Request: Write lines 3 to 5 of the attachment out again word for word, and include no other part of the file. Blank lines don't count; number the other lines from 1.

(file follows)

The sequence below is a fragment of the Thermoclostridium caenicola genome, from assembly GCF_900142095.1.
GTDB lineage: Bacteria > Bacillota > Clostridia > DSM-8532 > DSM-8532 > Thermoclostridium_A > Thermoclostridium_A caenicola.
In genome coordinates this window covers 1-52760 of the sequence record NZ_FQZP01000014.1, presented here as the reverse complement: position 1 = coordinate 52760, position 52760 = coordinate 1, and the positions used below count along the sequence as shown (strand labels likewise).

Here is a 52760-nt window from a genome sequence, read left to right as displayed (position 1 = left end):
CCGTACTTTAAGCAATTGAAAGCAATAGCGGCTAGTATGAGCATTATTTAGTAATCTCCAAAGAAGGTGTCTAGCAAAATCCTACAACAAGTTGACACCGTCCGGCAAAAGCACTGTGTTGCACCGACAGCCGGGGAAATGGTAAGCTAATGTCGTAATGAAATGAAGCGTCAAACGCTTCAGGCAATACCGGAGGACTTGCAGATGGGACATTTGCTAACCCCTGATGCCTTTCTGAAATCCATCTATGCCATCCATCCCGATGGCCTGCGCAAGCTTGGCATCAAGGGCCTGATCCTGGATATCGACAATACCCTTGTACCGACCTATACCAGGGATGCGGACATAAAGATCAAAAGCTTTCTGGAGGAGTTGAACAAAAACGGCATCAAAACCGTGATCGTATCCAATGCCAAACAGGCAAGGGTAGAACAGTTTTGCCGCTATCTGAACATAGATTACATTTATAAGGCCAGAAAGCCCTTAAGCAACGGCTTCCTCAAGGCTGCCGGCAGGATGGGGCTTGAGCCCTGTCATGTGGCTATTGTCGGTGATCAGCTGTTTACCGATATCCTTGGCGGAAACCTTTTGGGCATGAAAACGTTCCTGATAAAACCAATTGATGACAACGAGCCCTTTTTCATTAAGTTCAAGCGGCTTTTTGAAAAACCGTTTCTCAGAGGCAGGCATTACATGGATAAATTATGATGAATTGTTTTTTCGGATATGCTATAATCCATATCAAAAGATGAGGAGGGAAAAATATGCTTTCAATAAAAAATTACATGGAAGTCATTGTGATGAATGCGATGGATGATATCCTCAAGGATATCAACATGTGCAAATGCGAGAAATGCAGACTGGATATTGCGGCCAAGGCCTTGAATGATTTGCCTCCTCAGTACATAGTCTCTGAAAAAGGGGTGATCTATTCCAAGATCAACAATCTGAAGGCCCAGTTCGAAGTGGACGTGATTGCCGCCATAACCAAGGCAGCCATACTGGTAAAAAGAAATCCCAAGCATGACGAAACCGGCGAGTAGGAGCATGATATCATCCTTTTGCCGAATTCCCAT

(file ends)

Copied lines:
In genome coordinates this window covers 1-52760 of the sequence record NZ_FQZP01000014.1, presented here as the reverse complement: position 1 = coordinate 52760, position 52760 = coordinate 1, and the positions used below count along the sequence as shown (strand labels likewise).

Here is a 52760-nt window from a genome sequence, read left to right as displayed (position 1 = left end):
CCGTACTTTAAGCAATTGAAAGCAATAGCGGCTAGTATGAGCATTATTTAGTAATCTCCAAAGAAGGTGTCTAGCAAAATCCTACAACAAGTTGACACCGTCCGGCAAAAGCACTGTGTTGCACCGACAGCCGGGGAAATGGTAAGCTAATGTCGTAATGAAATGAAGCGTCAAACGCTTCAGGCAATACCGGAGGACTTGCAGATGGGACATTTGCTAACCCCTGATGCCTTTCTGAAATCCATCTATGCCATCCATCCCGATGGCCTGCGCAAGCTTGGCATCAAGGGCCTGATCCTGGATATCGACAATACCCTTGTACCGACCTATACCAGGGATGCGGACATAAAGATCAAAAGCTTTCTGGAGGAGTTGAACAAAAACGGCATCAAAACCGTGATCGTATCCAATGCCAAACAGGCAAGGGTAGAACAGTTTTGCCGCTATCTGAACATAGATTACATTTATAAGGCCAGAAAGCCCTTAAGCAACGGCTTCCTCAAGGCTGCCGGCAGGATGGGGCTTGAGCCCTGTCATGTGGCTATTGTCGGTGATCAGCTGTTTACCGATATCCTTGGCGGAAACCTTTTGGGCATGAAAACGTTCCTGATAAAACCAATTGATGACAACGAGCCCTTTTTCATTAAGTTCAAGCGGCTTTTTGAAAAACCGTTTCTCAGAGGCAGGCATTACATGGATAAATTATGATGAATTGTTTTTTCGGATATGCTATAATCCATATCAAAAGATGAGGAGGGAAAAATATGCTTTCAATAAAAAATTACATGGAAGTCATTGTGATGAATGCGATGGATGATATCCTCAAGGATATCAACATGTGCAAATGCGAGAAATGCAGACTGGATATTGCGGCCAAGGCCTTGAATGATTTGCCTCCTCAGTACATAGTCTCTGAAAAAGGGGTGATCTATTCCAAGATCAACAATCTGAAGGCCCAGTTCGAAGTGGACGTGATTGCCGCCATAACCAAGGCAGCCATACTGGTAAAAAGAAATCCCAAGCATGACGAAACCGGCGAGTAGGAGCATGATATCATCCTTTTGCCGAATTCCCAT